A Sample Search for Primary Sources


2. Faculty, English

I'm teaching an English honors seminar this spring, and I'm hoping to include a component of primary research. There was widespread discussion in the Victorian popular periodical press of matters related to the concerns of this course -- physiological psychology, mesmerism, evolution, phrenology, vivisection, and so on. But I'm unsure what the best ways of helping students enter into the research might be, and what kind of access is available to original texts (presumably, principally online or in microforms).


So my first response to this request would be to ask for the catalog description and the syllabus if available so I could get a better grasp of the exact content and original format desired (only popular publications or scientific publications from the period as well? ), along the same lines of Alana’s request. In addition to Alana's description of databases sources available, I just wanted to point out that one of Research Port’s Subjects is ‘Newspapers’ and a sub subject is historical newspapers.

With databases covered, I decided to see what I could find online in terms of additional primary sources. I started with Google and searched ‘Victorian AND pseudoscience’. But I did not get much relevant resources other than Wikipedia and blog posts on the subject.

I next searched for the ‘Victorian Society’ because I am aware of its existence and hit up on their website as well as Victorian Web. The Victorian Web was much more useful and had some nice articles about scientific study during the Victorian period as well as links to scientific primary sources.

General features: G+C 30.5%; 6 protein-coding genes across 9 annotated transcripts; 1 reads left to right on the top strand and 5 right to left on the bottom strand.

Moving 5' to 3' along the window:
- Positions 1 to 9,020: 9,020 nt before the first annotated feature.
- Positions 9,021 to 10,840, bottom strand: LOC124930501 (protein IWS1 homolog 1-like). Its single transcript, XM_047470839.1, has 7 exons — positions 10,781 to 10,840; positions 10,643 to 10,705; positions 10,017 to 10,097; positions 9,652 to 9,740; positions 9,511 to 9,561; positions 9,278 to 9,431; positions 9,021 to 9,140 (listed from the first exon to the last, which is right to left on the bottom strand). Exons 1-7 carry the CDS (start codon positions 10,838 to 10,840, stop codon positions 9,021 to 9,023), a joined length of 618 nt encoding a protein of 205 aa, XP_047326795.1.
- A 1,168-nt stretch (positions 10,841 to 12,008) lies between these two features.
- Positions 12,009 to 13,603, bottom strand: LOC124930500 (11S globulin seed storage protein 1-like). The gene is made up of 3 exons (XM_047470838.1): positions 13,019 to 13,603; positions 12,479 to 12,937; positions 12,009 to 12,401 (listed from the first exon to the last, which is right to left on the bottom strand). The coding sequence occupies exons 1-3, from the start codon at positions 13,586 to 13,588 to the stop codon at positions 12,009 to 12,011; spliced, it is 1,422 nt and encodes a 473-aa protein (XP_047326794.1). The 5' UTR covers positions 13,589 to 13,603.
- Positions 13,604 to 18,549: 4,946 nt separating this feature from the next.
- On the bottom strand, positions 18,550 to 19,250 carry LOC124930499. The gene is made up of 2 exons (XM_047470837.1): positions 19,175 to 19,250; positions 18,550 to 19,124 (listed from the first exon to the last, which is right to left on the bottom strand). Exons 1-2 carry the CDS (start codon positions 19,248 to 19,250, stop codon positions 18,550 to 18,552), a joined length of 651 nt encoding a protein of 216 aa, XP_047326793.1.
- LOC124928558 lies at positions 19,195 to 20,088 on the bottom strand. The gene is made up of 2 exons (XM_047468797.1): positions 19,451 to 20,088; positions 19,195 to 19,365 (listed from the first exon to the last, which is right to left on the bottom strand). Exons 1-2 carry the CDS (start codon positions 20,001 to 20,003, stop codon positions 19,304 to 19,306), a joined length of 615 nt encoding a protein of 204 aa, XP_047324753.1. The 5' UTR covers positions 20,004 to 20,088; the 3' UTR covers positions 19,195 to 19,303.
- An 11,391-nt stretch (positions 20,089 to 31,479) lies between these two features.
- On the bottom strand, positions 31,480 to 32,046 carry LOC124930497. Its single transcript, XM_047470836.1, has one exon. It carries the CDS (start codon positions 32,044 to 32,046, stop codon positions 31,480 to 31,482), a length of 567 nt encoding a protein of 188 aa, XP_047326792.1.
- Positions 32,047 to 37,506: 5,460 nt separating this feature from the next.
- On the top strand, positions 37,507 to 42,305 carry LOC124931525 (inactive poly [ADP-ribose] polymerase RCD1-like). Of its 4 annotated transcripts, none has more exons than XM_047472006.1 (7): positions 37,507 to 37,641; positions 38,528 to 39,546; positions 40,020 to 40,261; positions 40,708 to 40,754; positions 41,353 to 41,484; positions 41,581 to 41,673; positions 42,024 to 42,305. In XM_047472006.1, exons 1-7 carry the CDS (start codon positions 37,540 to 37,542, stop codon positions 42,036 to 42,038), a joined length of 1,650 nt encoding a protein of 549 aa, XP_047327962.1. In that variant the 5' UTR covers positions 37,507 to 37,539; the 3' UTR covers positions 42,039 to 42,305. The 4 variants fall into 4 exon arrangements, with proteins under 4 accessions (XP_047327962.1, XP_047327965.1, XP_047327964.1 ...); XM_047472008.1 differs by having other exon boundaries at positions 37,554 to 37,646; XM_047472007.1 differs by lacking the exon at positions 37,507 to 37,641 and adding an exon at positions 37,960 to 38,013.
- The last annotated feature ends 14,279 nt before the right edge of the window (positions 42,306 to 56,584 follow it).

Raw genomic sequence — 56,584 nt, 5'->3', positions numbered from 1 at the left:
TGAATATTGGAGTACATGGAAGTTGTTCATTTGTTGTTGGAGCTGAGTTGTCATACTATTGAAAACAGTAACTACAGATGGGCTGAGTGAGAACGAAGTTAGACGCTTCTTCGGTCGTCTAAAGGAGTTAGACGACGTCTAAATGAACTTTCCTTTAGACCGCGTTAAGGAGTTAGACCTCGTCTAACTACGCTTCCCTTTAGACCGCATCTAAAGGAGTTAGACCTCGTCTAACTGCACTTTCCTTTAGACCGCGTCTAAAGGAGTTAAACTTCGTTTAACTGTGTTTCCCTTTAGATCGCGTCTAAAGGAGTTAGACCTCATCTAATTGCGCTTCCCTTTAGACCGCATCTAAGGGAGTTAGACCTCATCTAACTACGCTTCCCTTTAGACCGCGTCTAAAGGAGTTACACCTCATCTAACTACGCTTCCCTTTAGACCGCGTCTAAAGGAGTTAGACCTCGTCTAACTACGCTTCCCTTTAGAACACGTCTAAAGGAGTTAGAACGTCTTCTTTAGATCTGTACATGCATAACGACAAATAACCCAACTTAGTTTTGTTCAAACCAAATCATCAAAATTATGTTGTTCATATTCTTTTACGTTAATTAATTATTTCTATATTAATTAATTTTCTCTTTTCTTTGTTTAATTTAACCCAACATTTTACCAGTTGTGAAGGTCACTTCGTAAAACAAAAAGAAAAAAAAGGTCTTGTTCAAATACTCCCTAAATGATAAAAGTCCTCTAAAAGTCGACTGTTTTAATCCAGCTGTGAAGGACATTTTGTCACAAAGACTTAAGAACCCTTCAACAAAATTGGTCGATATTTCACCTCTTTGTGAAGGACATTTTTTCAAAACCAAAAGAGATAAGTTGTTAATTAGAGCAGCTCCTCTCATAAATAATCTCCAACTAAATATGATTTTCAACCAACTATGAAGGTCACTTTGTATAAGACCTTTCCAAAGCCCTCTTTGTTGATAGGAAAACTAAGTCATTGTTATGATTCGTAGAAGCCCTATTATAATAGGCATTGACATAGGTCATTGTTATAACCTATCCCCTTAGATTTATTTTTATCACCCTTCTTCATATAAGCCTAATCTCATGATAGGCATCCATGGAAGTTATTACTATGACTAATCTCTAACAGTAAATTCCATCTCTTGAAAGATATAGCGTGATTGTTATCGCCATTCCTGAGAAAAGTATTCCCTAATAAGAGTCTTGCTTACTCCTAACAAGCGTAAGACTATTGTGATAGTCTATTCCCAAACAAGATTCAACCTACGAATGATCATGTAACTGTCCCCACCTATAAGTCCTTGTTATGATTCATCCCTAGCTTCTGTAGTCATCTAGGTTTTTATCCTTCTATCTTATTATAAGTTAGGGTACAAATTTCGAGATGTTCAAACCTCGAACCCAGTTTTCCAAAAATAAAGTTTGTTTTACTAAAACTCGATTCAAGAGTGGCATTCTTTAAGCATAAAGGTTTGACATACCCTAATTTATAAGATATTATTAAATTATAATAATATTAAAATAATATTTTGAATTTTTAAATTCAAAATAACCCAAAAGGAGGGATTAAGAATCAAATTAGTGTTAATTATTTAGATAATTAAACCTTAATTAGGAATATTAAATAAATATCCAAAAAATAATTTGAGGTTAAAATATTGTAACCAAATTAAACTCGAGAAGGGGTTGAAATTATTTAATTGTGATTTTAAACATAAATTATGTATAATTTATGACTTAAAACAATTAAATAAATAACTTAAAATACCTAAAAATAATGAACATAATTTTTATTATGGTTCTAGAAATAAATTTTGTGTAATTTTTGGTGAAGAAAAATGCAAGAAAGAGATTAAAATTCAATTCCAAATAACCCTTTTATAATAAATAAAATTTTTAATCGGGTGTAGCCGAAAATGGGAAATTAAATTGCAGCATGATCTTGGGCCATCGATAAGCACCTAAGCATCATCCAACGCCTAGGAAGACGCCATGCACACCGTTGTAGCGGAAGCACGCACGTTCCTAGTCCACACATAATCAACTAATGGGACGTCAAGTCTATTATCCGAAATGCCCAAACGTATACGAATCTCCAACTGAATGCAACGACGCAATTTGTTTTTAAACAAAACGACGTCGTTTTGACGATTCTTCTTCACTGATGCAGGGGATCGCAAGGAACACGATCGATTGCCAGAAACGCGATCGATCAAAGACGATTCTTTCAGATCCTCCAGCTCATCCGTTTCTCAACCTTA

It occurred to me that since I was searching for scientific documents the National Library of Medicine might have some primary sources available online. So I went to their website and found the following exhibit: Historical Anatomies on the Web.

Next I used the terms provided by the researcher and searched for ‘craniotomy AND phrenology’. This brought me to The History of Phrenology on the Web and Darwin Online. Both of which seemed to have many primary sources.

Since the instructor also asked for help teaching students to research and work with primary sources, I Googled ‘Teaching with Primary Sources’ to find the Library of Congress’s eponymous program. I found their guide to using primary sources. I also came across NARA’s version of the same resource. NARA also had a series of documents available to help students analyze primary sources (which might be below upper-division undergraduate students, but it might not be).